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According to this answer and the documentation for StringExpression, Except can only be used in StringExpression for classes of characters or positions in strings. The referenced answer suggests using StringFreeQ in place of StringMatchQ. However, sometimes, this is not possible, if the pattern is one of many being passed to a function, like in the following situation

patt1 = WordCharacter..;
patt2 = "pattern";
patt3 = (*Some complicated StringExpression*);
... (*more patterns*)
pattn = (*Everything except patt3*)

f[patt_, str_] := If[StringMatchQ[str, patt], (*stuff*), (*other stuff*)]

One possibility is to use

pattn = x: __ /; !StringMatchQ[x, patt3]

This seems repetitive and it could get verbose if repeated, but isn't too bad. However, my intuition is that there should be a better way. Is there?

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2 Answers 2

This code turns f[ ___ , Except[ _RegularExpression ] , ___ ] into !f[ ___ , RegularExpression, ___ ] if f begins with String. It would work for StringFreeQ and StringMatchQ but you would have to adjust it for others such as StringCases.

Unprotect[Except];
Except /:
 symbol_[head___, Verbatim[Except][re_RegularExpression], tail___] /; 
  StringMatchQ[SymbolName[symbol], "String" ~~ __] := ! symbol[head, re, tail]
Protect[Except];

regex = RegularExpression@"[[:alnum:]]+@[[:alnum:]]+\\.[[:alnum:]]{2,}";

StringMatchQ["test@example.com", regex]

True

StringMatchQ["test@example.com", Except@regex]

False

StringMatchQ["not.an.email", Except@regex]

True

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Very interesting ! Bending Mathematica to my will (like a good lawyer the jury): How can I bring it back to standard behaviour later? –  eldo Jun 2 at 20:25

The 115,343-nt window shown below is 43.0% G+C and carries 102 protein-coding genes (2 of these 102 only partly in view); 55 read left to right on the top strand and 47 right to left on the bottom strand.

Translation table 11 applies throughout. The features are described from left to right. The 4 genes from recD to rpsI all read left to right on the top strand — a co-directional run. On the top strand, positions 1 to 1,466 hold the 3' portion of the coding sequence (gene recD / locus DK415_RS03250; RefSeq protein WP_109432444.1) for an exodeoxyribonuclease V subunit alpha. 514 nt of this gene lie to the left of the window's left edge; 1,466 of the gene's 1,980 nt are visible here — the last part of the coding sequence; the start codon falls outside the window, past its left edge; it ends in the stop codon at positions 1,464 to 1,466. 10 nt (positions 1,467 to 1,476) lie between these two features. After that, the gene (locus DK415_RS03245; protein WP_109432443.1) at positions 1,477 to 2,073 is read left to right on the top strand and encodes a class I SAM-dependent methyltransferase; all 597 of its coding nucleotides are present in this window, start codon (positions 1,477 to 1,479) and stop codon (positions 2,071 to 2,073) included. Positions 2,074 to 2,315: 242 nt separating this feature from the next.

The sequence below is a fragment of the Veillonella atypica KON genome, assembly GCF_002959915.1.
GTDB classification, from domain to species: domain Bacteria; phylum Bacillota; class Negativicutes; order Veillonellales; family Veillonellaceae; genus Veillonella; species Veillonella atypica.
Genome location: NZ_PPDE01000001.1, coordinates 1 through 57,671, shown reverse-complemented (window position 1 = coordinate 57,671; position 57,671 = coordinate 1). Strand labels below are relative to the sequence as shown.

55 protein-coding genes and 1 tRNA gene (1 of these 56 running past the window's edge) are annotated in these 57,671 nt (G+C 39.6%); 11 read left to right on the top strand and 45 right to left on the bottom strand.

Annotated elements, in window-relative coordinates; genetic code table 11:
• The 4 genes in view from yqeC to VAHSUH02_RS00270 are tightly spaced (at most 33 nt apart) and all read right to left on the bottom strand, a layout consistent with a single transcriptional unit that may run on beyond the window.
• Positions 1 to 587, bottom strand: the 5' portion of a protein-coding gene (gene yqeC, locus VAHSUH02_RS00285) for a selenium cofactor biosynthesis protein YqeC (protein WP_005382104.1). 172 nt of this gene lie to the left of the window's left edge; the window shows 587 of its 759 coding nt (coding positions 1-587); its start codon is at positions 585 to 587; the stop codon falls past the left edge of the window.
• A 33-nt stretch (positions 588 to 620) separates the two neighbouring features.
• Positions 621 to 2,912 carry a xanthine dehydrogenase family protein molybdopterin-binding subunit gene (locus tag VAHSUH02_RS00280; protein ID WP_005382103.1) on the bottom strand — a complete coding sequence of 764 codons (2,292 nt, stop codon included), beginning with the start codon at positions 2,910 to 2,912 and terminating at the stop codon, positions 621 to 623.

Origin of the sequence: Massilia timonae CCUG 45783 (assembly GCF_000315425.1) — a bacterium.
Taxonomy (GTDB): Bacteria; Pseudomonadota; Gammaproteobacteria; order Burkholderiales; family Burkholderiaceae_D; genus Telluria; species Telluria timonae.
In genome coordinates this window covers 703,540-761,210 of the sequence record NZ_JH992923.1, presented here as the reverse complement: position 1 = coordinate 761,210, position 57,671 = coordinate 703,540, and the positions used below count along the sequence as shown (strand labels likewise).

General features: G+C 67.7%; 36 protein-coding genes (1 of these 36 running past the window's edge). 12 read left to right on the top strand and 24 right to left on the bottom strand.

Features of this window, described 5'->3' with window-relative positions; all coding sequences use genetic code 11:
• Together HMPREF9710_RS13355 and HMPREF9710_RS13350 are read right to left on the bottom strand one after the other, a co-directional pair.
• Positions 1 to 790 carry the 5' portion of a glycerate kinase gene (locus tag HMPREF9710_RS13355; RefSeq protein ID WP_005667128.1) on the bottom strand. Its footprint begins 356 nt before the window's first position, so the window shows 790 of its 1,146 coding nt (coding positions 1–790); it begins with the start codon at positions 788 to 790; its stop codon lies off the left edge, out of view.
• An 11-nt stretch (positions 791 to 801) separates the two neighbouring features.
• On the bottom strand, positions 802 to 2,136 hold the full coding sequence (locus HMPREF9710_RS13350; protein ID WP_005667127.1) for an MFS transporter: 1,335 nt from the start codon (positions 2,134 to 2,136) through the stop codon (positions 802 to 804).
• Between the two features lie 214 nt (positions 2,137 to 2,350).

Does this (with minor alteration) support StringExpression as well? –  Daniel Jun 2 at 20:25
    
@Daniel Yup. Right now it will catch any symbol beginning with String. You could make it behave differently depending on the exact symbol, or more specific patterns. –  mfvonh Jun 2 at 20:30
    
@eldo Have a look at Information[ Except ] in this example; you will see the extra definitions at the bottom. Since it is a system symbol, you can do Unprotect[Except];ClearAll[Except];Protect[Except]; to restore base definitions. –  mfvonh Jun 2 at 21:09
    
@Daniel Alternatively, you could attach this rule to your function (here f) (instead of String...). So you could specify: any time RegularExpression is passed to f then do ... –  mfvonh Jun 2 at 21:13

Do you want to achieve something like this?

Clear[patt1, patt2]
patt1 := "__~~WordCharacter"
patt2 := "pattern"

ClearAll@f
f[patt_ /; patt == patt1, str_] := StringMatchQ[str, ToExpression@patt]
f[patt_ /; patt == patt2, str_] := Not@StringFreeQ[str, patt]
f[patt_, str_] := str (* or whatever you want *)
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That's a possible solution, but it require at least two function definitions, and requires adding every new pattern to one or the other. –  Daniel Jun 2 at 19:19
    
@Daniel -Yes, that's right. An alternative would be to define "f" only once and then use a "Switch"-statement. But some of the experts here prefer the "verbose" solution. Also, you don't need to define "patt1" & "patt2" beforehand. You could directly write: "f[patt_ /; patt == "pattern", str_] := ..." –  eldo Jun 2 at 19:24

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